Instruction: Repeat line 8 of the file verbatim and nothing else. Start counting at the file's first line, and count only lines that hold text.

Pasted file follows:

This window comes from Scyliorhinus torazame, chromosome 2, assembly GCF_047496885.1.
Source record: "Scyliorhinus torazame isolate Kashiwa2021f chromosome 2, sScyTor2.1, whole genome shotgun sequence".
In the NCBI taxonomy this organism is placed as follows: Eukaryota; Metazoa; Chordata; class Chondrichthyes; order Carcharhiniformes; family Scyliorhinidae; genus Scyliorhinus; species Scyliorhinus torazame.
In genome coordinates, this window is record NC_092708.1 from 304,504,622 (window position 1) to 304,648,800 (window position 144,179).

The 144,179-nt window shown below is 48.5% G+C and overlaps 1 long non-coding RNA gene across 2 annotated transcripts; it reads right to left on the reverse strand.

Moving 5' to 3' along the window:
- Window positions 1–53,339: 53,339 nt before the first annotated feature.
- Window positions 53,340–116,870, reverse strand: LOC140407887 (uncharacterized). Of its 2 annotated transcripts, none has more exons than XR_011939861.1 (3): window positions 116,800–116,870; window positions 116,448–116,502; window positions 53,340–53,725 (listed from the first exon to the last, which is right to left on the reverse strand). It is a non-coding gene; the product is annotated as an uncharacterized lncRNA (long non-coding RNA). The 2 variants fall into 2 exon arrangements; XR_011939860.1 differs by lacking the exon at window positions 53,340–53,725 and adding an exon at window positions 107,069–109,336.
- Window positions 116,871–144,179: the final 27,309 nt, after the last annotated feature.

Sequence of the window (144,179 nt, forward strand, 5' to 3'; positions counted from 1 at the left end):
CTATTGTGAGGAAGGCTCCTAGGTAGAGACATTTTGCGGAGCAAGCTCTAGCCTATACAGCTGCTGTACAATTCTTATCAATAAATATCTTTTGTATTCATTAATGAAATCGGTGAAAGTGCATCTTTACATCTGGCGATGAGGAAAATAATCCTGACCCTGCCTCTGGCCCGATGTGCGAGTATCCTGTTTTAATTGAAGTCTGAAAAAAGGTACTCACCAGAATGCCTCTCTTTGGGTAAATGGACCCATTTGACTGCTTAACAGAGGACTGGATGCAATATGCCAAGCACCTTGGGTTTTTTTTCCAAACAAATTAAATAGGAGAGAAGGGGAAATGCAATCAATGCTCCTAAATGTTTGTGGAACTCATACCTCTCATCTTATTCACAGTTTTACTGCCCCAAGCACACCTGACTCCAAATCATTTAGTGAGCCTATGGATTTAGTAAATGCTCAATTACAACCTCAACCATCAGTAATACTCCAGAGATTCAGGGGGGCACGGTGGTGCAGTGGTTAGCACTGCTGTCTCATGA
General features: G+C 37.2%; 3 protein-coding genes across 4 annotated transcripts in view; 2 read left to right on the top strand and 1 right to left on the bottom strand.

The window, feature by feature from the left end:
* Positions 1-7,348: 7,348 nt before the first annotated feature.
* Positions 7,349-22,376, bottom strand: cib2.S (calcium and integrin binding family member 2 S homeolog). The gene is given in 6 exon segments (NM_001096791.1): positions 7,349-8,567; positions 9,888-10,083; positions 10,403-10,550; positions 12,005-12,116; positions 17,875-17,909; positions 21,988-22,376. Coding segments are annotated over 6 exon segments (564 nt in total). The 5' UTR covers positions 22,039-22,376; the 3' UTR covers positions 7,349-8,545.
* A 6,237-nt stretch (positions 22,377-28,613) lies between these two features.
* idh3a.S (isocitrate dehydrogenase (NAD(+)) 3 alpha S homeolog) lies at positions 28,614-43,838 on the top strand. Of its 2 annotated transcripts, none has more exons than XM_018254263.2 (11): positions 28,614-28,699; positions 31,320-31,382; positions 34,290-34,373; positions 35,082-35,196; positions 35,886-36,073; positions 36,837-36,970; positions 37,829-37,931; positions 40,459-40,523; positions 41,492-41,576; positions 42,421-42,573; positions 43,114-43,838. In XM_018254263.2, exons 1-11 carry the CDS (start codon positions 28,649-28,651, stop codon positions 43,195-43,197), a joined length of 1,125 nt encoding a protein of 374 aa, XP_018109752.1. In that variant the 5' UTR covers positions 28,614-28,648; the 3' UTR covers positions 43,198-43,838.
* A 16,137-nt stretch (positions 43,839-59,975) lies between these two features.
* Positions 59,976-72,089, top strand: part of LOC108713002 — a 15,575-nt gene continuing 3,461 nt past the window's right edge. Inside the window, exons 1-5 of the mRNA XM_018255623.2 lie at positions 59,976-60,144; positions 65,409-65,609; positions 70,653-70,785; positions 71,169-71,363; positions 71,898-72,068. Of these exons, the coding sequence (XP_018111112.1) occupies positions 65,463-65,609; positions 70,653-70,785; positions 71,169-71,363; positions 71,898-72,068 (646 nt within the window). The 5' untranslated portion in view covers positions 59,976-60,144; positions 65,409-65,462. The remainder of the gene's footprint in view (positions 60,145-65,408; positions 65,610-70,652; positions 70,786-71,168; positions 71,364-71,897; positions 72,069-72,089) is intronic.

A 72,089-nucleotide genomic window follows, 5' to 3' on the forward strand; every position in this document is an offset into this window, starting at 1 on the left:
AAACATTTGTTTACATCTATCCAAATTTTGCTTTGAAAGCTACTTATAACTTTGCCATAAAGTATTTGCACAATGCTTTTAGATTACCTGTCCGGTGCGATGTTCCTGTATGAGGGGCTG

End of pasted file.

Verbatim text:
- Window positions 53,340–116,870, reverse strand: LOC140407887 (uncharacterized). Of its 2 annotated transcripts, none has more exons than XR_011939861.1 (3): window positions 116,800–116,870; window positions 116,448–116,502; window positions 53,340–53,725 (listed from the first exon to the last, which is right to left on the reverse strand). It is a non-coding gene; the product is annotated as an uncharacterized lncRNA (long non-coding RNA). The 2 variants fall into 2 exon arrangements; XR_011939860.1 differs by lacking the exon at window positions 53,340–53,725 and adding an exon at window positions 107,069–109,336.